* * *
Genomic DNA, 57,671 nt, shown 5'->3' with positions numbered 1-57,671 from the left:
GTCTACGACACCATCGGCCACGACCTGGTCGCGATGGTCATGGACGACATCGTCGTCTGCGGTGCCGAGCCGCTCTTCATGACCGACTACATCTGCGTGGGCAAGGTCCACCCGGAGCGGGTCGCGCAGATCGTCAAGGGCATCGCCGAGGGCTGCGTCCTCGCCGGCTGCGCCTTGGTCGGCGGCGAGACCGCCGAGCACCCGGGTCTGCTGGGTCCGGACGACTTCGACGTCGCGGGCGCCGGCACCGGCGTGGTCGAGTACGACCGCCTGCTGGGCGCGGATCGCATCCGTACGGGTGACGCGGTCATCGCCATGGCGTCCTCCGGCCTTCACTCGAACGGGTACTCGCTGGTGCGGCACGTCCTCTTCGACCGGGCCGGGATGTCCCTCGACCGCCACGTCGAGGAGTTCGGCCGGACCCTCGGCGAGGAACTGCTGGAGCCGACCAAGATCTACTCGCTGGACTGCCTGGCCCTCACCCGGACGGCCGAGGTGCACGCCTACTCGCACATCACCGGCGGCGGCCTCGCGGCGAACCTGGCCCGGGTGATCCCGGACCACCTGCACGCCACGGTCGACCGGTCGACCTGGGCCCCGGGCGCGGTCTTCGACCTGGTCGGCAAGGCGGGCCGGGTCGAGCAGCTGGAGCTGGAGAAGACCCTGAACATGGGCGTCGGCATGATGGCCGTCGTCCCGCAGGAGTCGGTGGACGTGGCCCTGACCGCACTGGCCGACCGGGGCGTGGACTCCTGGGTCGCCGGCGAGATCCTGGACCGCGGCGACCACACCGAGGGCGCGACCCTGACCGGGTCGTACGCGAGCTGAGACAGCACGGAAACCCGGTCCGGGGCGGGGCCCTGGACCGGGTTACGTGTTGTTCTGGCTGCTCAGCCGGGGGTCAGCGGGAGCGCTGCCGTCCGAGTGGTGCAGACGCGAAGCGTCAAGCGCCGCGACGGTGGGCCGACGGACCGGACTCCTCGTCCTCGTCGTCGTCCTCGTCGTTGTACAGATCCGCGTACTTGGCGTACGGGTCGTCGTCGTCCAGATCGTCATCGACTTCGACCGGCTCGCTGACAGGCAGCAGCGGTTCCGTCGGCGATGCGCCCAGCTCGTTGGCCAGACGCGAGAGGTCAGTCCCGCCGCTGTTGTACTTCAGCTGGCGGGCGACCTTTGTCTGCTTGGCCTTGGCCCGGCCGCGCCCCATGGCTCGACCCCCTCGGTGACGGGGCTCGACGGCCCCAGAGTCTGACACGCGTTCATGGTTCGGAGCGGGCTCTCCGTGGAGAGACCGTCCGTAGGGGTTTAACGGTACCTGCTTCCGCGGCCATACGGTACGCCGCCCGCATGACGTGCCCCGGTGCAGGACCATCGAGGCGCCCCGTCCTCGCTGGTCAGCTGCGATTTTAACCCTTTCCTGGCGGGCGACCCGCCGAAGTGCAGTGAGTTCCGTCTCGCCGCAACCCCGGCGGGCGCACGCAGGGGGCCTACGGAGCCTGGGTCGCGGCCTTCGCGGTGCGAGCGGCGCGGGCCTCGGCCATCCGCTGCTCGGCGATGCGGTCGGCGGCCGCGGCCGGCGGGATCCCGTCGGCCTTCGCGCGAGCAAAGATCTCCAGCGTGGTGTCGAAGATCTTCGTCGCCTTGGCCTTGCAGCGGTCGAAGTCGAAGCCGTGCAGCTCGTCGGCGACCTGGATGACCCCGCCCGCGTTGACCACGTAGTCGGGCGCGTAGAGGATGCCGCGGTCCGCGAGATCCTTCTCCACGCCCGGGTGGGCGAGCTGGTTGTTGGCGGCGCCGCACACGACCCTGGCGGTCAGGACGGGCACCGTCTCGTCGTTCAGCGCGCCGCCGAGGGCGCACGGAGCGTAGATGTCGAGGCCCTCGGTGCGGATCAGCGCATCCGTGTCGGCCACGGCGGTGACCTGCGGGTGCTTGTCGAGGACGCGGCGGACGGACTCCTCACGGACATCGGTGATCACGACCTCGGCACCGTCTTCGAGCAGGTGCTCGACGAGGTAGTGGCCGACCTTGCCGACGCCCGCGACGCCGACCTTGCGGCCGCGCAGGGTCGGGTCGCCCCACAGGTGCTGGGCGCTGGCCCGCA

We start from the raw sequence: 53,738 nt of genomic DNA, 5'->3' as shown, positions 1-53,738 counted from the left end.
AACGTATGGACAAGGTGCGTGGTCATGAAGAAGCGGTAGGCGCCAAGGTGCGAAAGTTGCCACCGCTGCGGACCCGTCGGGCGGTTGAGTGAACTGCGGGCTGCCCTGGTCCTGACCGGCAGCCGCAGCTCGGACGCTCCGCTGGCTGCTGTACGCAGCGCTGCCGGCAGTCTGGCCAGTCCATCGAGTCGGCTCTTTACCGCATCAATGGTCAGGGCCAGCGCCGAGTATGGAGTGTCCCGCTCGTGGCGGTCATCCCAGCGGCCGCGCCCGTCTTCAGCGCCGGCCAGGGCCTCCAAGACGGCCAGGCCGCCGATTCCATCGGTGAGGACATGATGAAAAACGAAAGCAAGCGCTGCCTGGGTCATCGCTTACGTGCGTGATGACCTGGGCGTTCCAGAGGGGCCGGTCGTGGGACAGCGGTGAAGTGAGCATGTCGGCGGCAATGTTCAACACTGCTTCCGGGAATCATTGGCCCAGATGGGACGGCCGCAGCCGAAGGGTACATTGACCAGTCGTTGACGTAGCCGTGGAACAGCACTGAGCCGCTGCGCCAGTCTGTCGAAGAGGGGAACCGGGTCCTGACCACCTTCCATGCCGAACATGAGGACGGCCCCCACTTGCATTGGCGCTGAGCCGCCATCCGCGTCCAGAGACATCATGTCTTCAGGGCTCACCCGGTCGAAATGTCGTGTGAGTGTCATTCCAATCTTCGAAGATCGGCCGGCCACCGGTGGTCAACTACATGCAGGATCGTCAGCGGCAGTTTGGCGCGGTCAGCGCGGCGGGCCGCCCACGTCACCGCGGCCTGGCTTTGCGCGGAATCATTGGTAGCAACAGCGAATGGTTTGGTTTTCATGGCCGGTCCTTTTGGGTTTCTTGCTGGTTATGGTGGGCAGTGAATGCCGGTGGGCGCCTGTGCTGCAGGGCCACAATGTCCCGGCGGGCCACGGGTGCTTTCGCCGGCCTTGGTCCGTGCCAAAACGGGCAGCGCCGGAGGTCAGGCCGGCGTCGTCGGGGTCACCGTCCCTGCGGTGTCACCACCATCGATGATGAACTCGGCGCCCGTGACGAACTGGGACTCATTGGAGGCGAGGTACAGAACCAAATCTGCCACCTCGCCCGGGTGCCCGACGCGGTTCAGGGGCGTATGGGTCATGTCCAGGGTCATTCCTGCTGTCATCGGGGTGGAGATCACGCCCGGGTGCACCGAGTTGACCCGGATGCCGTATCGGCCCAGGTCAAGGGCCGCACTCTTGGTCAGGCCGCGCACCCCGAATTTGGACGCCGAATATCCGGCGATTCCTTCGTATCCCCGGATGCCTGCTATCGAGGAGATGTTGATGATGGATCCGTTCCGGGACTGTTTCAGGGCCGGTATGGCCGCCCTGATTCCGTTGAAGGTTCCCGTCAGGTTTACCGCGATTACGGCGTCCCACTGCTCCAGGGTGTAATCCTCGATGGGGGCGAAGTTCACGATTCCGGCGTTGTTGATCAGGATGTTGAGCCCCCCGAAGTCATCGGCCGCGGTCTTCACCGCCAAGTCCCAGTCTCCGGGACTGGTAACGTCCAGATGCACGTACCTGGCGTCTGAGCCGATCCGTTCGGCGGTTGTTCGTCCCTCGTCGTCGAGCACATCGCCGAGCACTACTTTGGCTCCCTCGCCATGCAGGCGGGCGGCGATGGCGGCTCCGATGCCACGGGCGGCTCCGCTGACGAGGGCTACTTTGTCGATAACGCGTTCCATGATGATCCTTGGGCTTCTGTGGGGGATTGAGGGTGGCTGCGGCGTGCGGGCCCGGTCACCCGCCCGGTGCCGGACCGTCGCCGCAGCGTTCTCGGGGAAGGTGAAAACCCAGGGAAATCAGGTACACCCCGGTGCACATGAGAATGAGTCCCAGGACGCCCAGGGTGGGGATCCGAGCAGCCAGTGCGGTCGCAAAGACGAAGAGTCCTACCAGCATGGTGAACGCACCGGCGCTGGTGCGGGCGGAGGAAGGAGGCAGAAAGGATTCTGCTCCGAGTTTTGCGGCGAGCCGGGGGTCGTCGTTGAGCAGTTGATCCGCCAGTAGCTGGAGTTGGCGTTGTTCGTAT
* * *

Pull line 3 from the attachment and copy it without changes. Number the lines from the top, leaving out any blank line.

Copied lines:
We start from the raw sequence: 53,738 nt of genomic DNA, 5'->3' as shown, positions 1-53,738 counted from the left end.